"This is a non-invasive, rapid, economical, hand-held, simple (can be operated by any person with minimal skills), device which uses no radiation and does not require any body fluids"
Blood tests, intensive clinic hours and injections could be diagnostic methods of the past, thanks to Dr Rajesh Palani, a Bengaluru-based private medical practitioner, who has developed a pocket-sized device that could potentially do the work of many diagnostic methods of chest diseases singlehandedly.
Speaking to the Times of India, the doctor said, “This is a non-invasive, rapid, economical, hand-held, simple (can be operated by any person with minimal skills), device which uses no radiation and does not require any body fluids, thus eradicating the risk of transmission of infectious diseases.”
The device has a mechanism that creates sounds when placed on, say, a patient’s chest and an analyser to interpret those sounds.
Through the audiometric analysis of medical percussion (tapping on a surface to determine the underlying structure), the device can make a diagnosis of chest diseases like tuberculosis, pleural effusion and pneumonia. These results will be displayed on the screen, making the diagnosis easy, quick and reliable.
Dr Palani was recently granted a patent for the device in the USA. However, his application for the same in India is still pending.
“The device is yet to be clinically tested; its potential will be known after trials across various therapeutic areas.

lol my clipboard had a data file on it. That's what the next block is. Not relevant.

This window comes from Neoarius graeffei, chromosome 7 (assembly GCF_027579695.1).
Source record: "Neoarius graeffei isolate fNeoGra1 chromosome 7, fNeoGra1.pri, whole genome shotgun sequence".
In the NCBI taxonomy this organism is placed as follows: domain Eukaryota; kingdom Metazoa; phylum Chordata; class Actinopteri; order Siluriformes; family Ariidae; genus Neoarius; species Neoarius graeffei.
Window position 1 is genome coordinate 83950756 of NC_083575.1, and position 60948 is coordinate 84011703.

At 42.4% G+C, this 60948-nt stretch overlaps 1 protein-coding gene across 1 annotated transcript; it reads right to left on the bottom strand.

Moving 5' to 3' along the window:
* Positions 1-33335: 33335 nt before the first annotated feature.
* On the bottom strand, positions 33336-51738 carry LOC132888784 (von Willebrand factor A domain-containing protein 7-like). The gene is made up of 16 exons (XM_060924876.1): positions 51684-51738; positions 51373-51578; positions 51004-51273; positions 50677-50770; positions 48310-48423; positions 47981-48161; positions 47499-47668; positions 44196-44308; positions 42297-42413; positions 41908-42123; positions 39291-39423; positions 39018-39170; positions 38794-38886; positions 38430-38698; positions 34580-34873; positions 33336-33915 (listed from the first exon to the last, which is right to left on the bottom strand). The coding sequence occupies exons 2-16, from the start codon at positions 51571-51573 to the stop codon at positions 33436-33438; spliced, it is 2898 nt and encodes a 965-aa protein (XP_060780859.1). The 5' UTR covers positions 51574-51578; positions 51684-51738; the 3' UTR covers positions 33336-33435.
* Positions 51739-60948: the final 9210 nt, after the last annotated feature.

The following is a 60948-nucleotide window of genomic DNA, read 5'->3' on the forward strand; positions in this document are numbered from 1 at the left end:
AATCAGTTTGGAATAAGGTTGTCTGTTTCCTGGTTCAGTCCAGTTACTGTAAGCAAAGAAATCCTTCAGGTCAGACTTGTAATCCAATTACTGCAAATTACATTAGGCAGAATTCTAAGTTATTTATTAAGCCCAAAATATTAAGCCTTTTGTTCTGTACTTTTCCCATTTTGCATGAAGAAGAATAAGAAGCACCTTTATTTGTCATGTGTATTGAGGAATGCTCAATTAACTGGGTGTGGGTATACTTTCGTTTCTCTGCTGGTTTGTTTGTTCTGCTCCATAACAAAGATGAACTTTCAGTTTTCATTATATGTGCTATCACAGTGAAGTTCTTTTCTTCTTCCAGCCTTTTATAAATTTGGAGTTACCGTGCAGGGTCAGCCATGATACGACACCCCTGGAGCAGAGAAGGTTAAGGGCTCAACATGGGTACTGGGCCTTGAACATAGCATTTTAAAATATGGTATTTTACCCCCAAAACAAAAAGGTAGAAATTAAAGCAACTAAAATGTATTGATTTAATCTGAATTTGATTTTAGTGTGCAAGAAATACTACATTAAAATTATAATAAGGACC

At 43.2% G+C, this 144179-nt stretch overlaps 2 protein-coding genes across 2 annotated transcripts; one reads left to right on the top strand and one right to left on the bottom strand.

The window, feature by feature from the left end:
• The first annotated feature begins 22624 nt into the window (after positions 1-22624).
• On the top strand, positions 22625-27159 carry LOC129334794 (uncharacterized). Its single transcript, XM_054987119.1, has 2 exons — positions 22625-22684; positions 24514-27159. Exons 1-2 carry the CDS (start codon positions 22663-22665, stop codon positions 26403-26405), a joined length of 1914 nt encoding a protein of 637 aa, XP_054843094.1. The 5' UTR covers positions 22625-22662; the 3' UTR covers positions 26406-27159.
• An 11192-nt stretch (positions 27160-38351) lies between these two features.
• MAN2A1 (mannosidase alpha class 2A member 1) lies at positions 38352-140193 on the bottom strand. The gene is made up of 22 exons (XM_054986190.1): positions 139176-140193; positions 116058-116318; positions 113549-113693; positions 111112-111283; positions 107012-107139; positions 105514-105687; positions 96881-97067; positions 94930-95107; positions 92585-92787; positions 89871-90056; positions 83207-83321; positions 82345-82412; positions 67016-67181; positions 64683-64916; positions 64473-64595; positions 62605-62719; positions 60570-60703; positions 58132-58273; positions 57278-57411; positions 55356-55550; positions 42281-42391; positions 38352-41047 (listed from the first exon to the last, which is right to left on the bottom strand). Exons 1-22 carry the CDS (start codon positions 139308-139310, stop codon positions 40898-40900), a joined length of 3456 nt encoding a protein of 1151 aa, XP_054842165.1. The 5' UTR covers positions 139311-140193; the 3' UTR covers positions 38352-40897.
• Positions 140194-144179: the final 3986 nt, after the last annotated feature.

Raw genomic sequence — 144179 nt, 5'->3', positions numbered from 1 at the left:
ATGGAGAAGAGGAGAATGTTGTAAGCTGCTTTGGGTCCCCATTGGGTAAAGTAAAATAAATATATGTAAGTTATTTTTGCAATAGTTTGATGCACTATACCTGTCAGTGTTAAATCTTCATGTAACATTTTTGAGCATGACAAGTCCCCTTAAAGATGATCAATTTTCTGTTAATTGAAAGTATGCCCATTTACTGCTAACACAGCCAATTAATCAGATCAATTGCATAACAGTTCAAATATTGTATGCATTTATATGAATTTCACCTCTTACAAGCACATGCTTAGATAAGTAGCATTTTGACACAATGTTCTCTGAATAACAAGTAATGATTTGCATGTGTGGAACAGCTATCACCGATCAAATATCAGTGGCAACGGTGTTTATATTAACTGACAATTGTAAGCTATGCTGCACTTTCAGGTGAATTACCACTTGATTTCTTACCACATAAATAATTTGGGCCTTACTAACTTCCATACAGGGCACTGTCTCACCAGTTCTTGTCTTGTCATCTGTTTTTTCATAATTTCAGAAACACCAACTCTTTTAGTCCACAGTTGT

As a stethoscope is for auscultation sounds (lung/breathing sounds), this device is for percussion,” he said.
Since the device does not let out any radiation, nor does it require one to extract bodily fluids, like blood, for example, it can be easily carried in one’s pocket. It can also, as the doctor suggested, be used by any person with minimal skills, in case of emergency. “On a battlefield, this device could diagnose chest injuries like hemothorax among soldiers,” the Bengaluru doctor said.
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As reported in TOI, Dr Palani hopes to check the true medical potential of the device by starting clinical trials soon. With its wide range of applications, this device could prove to be a boon in the medical field. Not only can it ease the diagnosis processes for doctors, but can also aid patients suffering from a chest disease, in case of an emergency.
(Edited by Gayatri Mishra)